Pope Paul III established, in 1542, a permanent congregation staffed with cardinals and other officials, whose task it was to maintain and defend the integrity of the faith and to examine and proscribe errors and false doctrines. This body, the Congregation of the Holy Office, now called the Congregation for the Doctrine of the Faith, part of the Roman Curia, became the supervisory body of local Inquisitions. The Pope appoints one of the cardinals to preside over the meetings. There are usually ten other cardinals on the Congregation, as well as a prelate and two assistants all chosen from the Dominican Order. The Holy Office also has an international group of consultants, experienced scholars of theology and canon law, who advise it on specific questions. In 1616 these consultants gave their assessment of the propositions that the Sun is immobile and at the center of the universe and that the Earth moves around it, judging both to be "foolish and absurd in philosophy," and the first to be "formally heretical" and the second "at least erroneous in faith" in theology. This assessment led to Copernicus's De Revolutionibus Orbium Coelestium to be placed on the Index of Forbidden Books, until revised and Galileo Galilei to be admonished about his Copernicanism. It was this same body in 1633 that tried Galileo, condemned him for a "grave suspicion of heresy", and banned all his works.

Not all prosecutions of alleged heretics, atheists and other deviations from the Catholic faith were prosecuted by the Inquisition. In some countries, such as France under the ancien r駩me, atheists and blasphemers could be prosecuted by civilian courts, with the possible penalty of death.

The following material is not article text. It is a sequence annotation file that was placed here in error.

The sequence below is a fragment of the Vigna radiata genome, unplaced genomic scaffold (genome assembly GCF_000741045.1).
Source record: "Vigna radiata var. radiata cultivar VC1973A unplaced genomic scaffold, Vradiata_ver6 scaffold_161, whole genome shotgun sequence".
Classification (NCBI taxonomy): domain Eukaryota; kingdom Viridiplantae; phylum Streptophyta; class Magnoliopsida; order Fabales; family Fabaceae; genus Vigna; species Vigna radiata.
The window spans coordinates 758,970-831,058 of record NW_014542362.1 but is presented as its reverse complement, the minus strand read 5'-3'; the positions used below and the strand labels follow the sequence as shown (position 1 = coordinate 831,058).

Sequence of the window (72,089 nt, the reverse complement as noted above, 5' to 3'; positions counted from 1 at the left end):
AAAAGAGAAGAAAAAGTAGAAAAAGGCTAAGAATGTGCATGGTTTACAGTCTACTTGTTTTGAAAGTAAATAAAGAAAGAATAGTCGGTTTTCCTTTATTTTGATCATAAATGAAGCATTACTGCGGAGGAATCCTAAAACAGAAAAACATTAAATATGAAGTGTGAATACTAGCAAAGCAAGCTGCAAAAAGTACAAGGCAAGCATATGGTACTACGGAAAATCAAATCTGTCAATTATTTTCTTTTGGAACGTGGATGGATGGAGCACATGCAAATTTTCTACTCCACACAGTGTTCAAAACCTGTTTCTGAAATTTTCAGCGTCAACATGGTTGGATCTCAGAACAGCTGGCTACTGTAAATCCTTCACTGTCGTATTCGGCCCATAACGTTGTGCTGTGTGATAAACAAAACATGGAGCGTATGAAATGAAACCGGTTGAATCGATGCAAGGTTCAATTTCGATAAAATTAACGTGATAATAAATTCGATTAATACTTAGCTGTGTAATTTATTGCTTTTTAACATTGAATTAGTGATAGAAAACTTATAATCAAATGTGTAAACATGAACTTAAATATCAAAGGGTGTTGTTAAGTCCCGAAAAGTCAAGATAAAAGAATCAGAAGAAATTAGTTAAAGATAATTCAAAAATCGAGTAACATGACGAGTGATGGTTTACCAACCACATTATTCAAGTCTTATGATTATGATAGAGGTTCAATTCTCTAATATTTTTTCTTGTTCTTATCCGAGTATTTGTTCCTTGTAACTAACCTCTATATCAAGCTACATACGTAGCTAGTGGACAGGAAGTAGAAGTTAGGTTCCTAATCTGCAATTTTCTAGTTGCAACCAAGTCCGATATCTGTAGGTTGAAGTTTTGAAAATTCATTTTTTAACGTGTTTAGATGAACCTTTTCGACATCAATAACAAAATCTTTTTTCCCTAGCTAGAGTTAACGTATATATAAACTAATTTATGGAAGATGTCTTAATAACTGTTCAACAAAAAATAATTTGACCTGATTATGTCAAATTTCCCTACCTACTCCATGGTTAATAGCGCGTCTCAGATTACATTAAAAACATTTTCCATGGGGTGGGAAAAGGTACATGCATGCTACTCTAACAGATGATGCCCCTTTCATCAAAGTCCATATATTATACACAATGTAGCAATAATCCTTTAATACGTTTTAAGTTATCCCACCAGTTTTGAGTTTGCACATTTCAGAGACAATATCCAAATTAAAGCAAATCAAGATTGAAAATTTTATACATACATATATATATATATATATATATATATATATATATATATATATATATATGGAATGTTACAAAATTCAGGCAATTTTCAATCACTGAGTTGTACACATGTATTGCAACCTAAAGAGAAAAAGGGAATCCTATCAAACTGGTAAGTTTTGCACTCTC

Other Inquisitions

Even though the last Inquisition (The Spanish Inquisition) ended in 1834 almost 200 years ago, the word "Inquisition" remains a part of modern vocabulary; even those with no interest in European history associate it with negative meanings.[1] (http://www.nationalreview.com/comment/madden200406181026.asp) Because of the negative images associated with the Inquisition, the term has taken on a pejorative usage, and is often used to express disapproval, and is often used in a non-neutral manner, and not as a neutral historical descriptor.

  • Portugal carried out religious investigations in its overseas colonies, particularly Goa in India, where methods similar to the European Inquisitions were used to eliminate a sort of syncretism that was developing there, which combined aspects of Hinduism and Catholicism (see Goa Inquisition).
  • Some Christian fundamentalist authors like Jack Chick and Alberto Rivera, along with other like-minded authors, believe the Nazi Holocaust was an Inquisition against the Jews undertaken by Hitler, a Catholic, at the behest of the Pope. This interpretation of history is highly controversial and is rejected by professional historians.
  • In modern American politics, United States Senate investigations are often called "Inquisitions" as a means of expressing disapproval of the investigators. For example some people call the Second Red Scare an inquisition.

Derivative works

The Inquisitions have been the subject of many cultural works. Some include:

  • The Spanish Inquisition was the subject of a classic Monty Python sketch.

See also

References

  • Edward M. Peters, Inquisition. (University of California Press, 1989). ISBN 0520066308
    • A brief, balanced inquiry, with an especially good section on the 'Myth of the Inquisition'. This is particularly valuable because much of the history available in English of the Inquisition was written in the 19th century by Protestants interested in documenting the dangers of Catholicism or Catholic apologists demonstrating that the Inquisition had been an entirely reasonable judicial body without flaws.
  • Henry Kamen, The Spanish Inquisition: A Historical Revision. (Yale University Press, 1999). ISBN 0300078803
    • This revised edition of his 1965 original contributes to the understanding of the Spanish Inquisition in its local context.
  • Cecil & Irene Roth, A history of the Marranos, Sepher-Hermon Press, 1974.
  • Simon Whitechapel, Flesh Inferno: Atrocities of Torquemada and the Spanish Inquisition (Creation Books, 2003). ISBN 1840681055
  • William Thomas Walsh, Characters of the Inquisition (TAN Books, 1997). ISBN 0895553260
    • Favorable treatment of inquisitors.